Formulating an estate plan is something every adult will eventually need to do. The contracts that make up your estate plan are very valuable. For example, a balanced estate plan will incorporate a Power of Attorney and a Last Will and Testament. Both of these documents designate the way in which your assets are to be divided upon your death, and who is allowed to make decisions regarding your finances on your behalf should you ever be incapable or unfit.
Obviously, these documents need to be kept in a safe place. Although safety is essential, you must also think about whether or not these contracts are going to be obtainable by those to whom you have entrusted your affairs.
Where Should I Store My Estate Planning Documents?
Because estate planning contracts include a wealth of personal information, a lot of people believe the safest place to put them is in a bank’s safety deposit box. Although it may seem like a smart idea, keeping your estate planning contracts in a safety deposit box is usually not advised because the people who need to get your paperwork, such as the executor of your estate, could very well be unable to do so after your death.
In the end, the place you choose to put your estate planning contracts is entirely up to you. You will have to take into consideration your current living situation, any privacy issues you are aware of, and whether or not the paperwork will be accessible to anyone who is trying to execute your estate plan.
A Safe Space
If you are worried about your privacy and do not feel safe keeping your contracts in a desk or a cabinet with a lock, a personal safe is another great choice. Personal safes can be costly, but they are ordinarily a single, all-inclusive purchase and they are able to safeguard your contracts from catastrophes such as floods, thefts, and fires based on the features and quality of the safe. On the downside, a personal safe can also be quite large and heavy, making it next to impossible to find an unobtrusive place to put it, particularly if you live in an apartment or a small house.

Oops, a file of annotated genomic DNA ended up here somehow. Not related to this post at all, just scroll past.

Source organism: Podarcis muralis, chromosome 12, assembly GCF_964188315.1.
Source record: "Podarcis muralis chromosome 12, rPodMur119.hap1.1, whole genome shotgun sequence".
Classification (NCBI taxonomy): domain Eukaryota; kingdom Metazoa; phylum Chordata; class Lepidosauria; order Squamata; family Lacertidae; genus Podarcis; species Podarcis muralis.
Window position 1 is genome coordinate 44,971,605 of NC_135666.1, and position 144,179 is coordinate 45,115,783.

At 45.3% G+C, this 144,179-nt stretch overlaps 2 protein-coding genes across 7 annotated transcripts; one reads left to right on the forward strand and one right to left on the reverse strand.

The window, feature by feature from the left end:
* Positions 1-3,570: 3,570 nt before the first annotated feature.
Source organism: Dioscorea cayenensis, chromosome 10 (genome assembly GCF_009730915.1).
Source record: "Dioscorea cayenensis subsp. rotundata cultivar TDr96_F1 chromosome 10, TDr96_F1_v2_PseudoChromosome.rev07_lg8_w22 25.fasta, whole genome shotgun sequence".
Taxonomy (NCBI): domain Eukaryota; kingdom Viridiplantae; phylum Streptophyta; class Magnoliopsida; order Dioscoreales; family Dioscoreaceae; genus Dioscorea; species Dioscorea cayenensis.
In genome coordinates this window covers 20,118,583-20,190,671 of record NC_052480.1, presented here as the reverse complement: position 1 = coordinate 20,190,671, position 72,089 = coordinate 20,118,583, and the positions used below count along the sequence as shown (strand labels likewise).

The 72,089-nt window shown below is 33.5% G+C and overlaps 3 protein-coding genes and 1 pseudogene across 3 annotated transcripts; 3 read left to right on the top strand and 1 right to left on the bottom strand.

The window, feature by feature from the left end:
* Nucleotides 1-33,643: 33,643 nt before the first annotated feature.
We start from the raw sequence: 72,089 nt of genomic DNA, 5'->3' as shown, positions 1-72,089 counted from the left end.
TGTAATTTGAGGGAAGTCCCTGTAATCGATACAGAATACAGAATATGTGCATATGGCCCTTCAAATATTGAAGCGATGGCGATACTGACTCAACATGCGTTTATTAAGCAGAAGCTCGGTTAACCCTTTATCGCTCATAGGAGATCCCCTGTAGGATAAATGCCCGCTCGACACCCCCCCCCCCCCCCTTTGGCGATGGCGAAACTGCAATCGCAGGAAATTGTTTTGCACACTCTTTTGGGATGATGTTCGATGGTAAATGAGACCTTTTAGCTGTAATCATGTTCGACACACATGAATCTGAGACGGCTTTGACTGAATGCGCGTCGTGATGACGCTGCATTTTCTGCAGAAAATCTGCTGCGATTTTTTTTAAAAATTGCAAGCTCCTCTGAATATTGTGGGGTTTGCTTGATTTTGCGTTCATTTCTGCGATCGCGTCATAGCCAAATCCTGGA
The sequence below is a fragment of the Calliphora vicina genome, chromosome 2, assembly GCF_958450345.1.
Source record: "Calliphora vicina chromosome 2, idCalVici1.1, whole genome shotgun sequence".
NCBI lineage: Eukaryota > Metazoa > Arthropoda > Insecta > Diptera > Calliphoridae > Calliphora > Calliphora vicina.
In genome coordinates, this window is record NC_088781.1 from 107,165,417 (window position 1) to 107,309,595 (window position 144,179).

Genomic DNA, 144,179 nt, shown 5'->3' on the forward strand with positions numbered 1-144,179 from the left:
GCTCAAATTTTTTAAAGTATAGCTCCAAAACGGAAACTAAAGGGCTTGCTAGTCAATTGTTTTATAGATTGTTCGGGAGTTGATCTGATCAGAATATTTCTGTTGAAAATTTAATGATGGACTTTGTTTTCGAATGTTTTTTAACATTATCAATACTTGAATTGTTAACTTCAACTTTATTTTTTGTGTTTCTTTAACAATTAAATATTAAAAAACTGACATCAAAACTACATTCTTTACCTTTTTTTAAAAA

Need to Know
Finally, you will want to give the executor of your estate, along with anyone else who may need it, the location of your estate planning contracts as well as the key and/or combination to your safe. This way those who need to access your documents will be able to do so.
If you are still unclear on what exactly is involved in the estate planning process, or where you should begin, then we strongly suggest that you reach out to experienced probate and estate planning attorneys in California.
If you are interested in meeting with a probate and estate planning attorney for a free, no-obligation consultation concerning your last will and testament, then please reach out to the team here at Levia Law Firm by calling (818) 703-1777 today. Our attorneys speak both English and Spanish.